Potential Breaking Change #2: Now that the root element of the app.component.html file becomes the root element of the app, you can't apply layout properties to it, like margins, width, height etc.

NOTE: Currently there is no way to change the root view of your app. If the root view of your app is a TabView, you cannot navigate to a page in your app where the TabView is not present. In the scenario where you want both a login page and TabView as a root view, it is advisable to have the login functionality in a modal view (see below).

Page Router Outlet Changes - With {N} 4.0 we introduced the ability to have multiple Frame element instances (navigation containers) at the root level of your app. The {N} Angular implementation didn't rely on Frame components for navigation, so we had to do some additional work to make the same feature possible. The equivalent of multiple Frames in Angular is named router outlets. Angular allows you to specify multiple sibling outlets as long as they are named, so this makes a very good match for the feature. However, there is also a big difference in how history is handled. The core {N} framework and mobile apps in general keep history per Frame, meaning you can go back a page in one Frame, while keeping the same page in another. Angular, being a browser first technology, handles history as a linear stack. In order to achieve feature parity in both worlds, we made the following changes:

  • The <page-router-outlet> now adds a Frame element where it's used. The previous behavior was the page router outlet controlled the single root Frame element of your app.
  • The Angular location history is now kept separately for each named router outlet in your app component file. This means that you can navigate separately in two sibling router outlets and then navigate back in each individually. This is most visible in the scenario where you have a TabView as the root of your application and page router outlets in each tab. It is possible to navigate forward in several tabs and then to navigate back in a different order.

Together these two changes bring the {N} Angular implementation closer to the {N} core framework implementation. For examples, refer to the angular templates:

  • Master Detail - Demonstrates a linear hierarchical navigation pattern where the page router outlet is the root of the application.
  • Drawer Navigation - Demonstrates a lateral navigation pattern where RadSideDrawer is the root of the application.
  • TabView Navigation - Demonstrates a lateral navigation pattern where a TabView is the root of the application.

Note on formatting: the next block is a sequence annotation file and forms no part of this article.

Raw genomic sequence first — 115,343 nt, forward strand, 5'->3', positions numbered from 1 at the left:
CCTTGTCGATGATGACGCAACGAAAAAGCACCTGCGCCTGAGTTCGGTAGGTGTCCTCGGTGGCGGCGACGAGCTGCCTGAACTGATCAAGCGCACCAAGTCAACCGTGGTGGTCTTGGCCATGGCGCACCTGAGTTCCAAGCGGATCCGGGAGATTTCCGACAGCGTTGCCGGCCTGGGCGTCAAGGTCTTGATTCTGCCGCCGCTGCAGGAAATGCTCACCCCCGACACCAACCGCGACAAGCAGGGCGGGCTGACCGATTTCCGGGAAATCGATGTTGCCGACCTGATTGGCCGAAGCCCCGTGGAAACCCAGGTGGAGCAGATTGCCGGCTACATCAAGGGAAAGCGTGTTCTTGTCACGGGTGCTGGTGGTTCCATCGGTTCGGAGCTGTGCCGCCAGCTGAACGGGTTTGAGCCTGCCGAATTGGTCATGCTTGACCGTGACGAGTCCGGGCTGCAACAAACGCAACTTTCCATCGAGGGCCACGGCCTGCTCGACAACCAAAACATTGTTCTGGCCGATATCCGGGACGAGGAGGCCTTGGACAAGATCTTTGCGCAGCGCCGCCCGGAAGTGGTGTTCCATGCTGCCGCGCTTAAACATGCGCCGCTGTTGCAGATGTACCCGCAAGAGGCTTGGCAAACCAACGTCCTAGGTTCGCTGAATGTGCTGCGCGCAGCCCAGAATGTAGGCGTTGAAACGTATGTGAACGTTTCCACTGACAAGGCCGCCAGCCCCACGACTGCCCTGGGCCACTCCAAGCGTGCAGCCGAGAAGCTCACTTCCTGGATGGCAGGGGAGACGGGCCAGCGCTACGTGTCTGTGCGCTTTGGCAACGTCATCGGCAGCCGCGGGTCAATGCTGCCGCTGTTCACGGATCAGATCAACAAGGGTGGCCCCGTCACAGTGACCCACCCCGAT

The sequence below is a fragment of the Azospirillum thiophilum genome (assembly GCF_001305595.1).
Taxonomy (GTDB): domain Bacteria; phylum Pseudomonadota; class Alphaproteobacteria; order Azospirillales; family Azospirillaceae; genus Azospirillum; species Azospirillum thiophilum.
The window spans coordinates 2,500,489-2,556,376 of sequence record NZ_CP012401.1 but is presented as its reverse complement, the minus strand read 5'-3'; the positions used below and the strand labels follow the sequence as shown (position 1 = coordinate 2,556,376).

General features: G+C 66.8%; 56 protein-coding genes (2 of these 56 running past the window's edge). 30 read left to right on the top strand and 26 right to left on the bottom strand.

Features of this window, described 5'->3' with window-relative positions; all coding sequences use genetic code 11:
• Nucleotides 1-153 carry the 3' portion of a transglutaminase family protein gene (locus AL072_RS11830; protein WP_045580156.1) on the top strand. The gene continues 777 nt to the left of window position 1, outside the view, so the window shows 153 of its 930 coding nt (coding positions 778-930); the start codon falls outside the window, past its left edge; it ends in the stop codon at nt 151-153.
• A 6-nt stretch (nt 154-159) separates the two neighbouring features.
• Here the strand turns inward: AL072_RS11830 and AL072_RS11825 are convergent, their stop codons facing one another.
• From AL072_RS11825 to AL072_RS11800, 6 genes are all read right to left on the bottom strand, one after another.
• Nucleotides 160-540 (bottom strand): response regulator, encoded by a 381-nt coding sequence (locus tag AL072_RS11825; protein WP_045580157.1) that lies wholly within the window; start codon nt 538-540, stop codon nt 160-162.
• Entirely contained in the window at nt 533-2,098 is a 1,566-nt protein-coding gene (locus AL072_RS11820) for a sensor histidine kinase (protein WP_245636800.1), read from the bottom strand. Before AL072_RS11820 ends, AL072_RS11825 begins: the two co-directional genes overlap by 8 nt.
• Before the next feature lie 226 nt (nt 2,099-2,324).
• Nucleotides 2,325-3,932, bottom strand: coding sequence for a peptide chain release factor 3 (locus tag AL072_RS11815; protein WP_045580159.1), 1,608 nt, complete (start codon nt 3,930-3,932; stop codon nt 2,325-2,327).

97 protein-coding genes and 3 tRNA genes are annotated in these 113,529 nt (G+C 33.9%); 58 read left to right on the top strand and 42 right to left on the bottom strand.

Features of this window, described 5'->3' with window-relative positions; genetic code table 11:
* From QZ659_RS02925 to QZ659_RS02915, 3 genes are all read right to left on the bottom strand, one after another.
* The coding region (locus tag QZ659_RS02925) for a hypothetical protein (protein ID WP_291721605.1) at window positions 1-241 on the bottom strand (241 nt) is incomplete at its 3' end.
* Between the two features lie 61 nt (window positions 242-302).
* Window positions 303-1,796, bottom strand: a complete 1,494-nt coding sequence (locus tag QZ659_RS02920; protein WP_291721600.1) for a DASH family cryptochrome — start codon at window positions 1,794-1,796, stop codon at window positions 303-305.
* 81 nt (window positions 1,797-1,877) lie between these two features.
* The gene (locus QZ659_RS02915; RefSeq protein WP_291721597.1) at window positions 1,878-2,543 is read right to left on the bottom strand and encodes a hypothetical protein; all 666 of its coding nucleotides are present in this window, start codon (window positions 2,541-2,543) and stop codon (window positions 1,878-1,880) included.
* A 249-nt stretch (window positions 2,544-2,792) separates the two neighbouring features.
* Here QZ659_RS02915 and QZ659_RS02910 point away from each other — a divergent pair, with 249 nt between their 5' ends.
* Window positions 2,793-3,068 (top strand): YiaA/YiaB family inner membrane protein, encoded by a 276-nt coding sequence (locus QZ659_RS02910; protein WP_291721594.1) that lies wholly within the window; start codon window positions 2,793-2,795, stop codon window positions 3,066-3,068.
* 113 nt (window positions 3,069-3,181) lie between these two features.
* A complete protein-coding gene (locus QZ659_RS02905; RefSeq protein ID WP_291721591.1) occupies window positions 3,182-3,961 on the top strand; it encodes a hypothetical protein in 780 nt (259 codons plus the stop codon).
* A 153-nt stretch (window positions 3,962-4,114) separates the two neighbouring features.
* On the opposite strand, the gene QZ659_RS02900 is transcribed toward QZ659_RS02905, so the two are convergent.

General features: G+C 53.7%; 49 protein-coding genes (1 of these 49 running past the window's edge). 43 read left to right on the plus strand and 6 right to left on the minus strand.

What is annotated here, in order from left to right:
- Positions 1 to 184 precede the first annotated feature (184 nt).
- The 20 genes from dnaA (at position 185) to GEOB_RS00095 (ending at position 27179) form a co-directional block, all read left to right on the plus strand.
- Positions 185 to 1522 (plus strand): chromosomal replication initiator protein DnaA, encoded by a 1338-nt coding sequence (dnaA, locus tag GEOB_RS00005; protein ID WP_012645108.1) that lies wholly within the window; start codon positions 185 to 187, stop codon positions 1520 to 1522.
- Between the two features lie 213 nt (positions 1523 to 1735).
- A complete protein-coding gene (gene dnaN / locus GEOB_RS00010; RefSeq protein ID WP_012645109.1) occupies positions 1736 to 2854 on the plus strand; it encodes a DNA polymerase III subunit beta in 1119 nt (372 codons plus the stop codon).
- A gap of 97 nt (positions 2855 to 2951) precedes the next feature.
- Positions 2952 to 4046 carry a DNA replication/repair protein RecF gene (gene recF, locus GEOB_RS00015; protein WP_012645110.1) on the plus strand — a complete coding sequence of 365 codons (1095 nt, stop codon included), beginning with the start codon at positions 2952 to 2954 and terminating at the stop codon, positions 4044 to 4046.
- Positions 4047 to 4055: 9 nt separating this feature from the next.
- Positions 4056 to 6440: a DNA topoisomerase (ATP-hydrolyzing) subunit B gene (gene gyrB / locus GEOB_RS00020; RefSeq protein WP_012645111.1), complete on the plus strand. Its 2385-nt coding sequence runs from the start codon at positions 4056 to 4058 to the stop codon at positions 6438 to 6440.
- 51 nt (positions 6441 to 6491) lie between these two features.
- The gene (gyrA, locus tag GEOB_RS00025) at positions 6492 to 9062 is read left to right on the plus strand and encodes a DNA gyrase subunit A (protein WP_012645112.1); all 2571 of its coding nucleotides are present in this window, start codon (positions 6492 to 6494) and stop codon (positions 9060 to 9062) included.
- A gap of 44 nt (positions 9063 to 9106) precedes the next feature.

Navigation in a Modal View

Another major feature in {N} 4.0 was the ability to open a modal page and navigate inside it. The idea was to allow wizard-like modals. Up until now the Angular modal pages contents were always implicitly wrapped inside a Page element. To allow navigation inside a modal view, we had to remove this implicit wrapper and let you specify the root element of the modal view. With the new changes, the first element of the modal view becomes its root view and you can safely place a page router outlet there, so that you can have proper navigation in it.

Potential Breaking Change: Now that the root element of the modal view file becomes the root element of the modal view, you can't apply layout properties to it, like margins, width, height etc.

Note: You can still use the old single page modal views, but they won't be automatically wrapped in a Page element.

LayoutChanged Event 🍱

With 4.1 we have introduced the highly requested layoutChanged event that will be fired when the layout bounds of a view changes due to layout processing. One of the main use cases is to obtain the correct view sizes with getActualSize(). Proper view sizes could be useful when dealing with size-dependent animations. Note that layoutChanged won't be triggered when doing transformations over the view (i.e. modifying translateX, translateY or rotate).

NativeScript Marketplace 🏪

Code Samples

NativeScript Playground-compatible code samples are now available in the Marketplace to ease development of simple but specific scenarios. This includes the Header Animation (below) - a nice master/detail scenario with rich animated transitions built by our teammate Todor Petrov.

header animation sample

Thanks to all the community members for adding new samples to the list! Do you have a playground sample worth to be shown in the Marketplace? It’s as easy as doing a PR to the code samples repo. We 💓 community samples!


In addition to the verified label, each plugin’s quality can be assessed thanks to its badges. Have you ever asked yourself if a plugin supports both iOS and Android, what is the minimum supported {N} version, is there a regular Travis build to check for plugin quality? You can now answer all these questions by yourself just by taking a quick look at the plugin’s available badges. Expect more badges soon!

nativescript plugins

Bug Fixes 🐛

A lot of bugs have been squashed with this release. Read more in the full changelog. Here are some of the highlights:

Core Modules

  • 5831 Crash at application launch on Android P
  • 5693 Fix rowHeight property to apply proper item size for iOS
  • 5693 flexbox-ios: resolve text size issue for ListView with flexbox layout template


  • 1398 CLI detects iOS devices connected over Wi-fi and fails to work with them
  • 3404 Start LiveSync watcher earlier during run
  • 3570 Add deprecation message for macOS versions under High Sierra

Android Runtime

  • 739 Checking if Java class implements Java interface
  • 961 new Date() does not work as expected after time zone change
  • 1026 tns-android 4.0.1: undefined objects are dumped with console.log making the log unreadable
  • 1046 Accessing Native Packages starting with "in"

iOS Runtime

  • 906 In Chrome DevTools console console.dir() prints only [object Object]
  • 888 console.time() doesn't print anything in Chrome DevTools console

Thanks to Our Community 🤗

We couldn't do what we do without the support of our community. Here are just some of the community members that helped make this release a reality!

DickSmithcrowebirdvultixcodethebeard gupta-ankitjrzmsaeliceshettigerjayvolrpedromorganikoevska bhavincbddfreilinghypery2kjustindujardin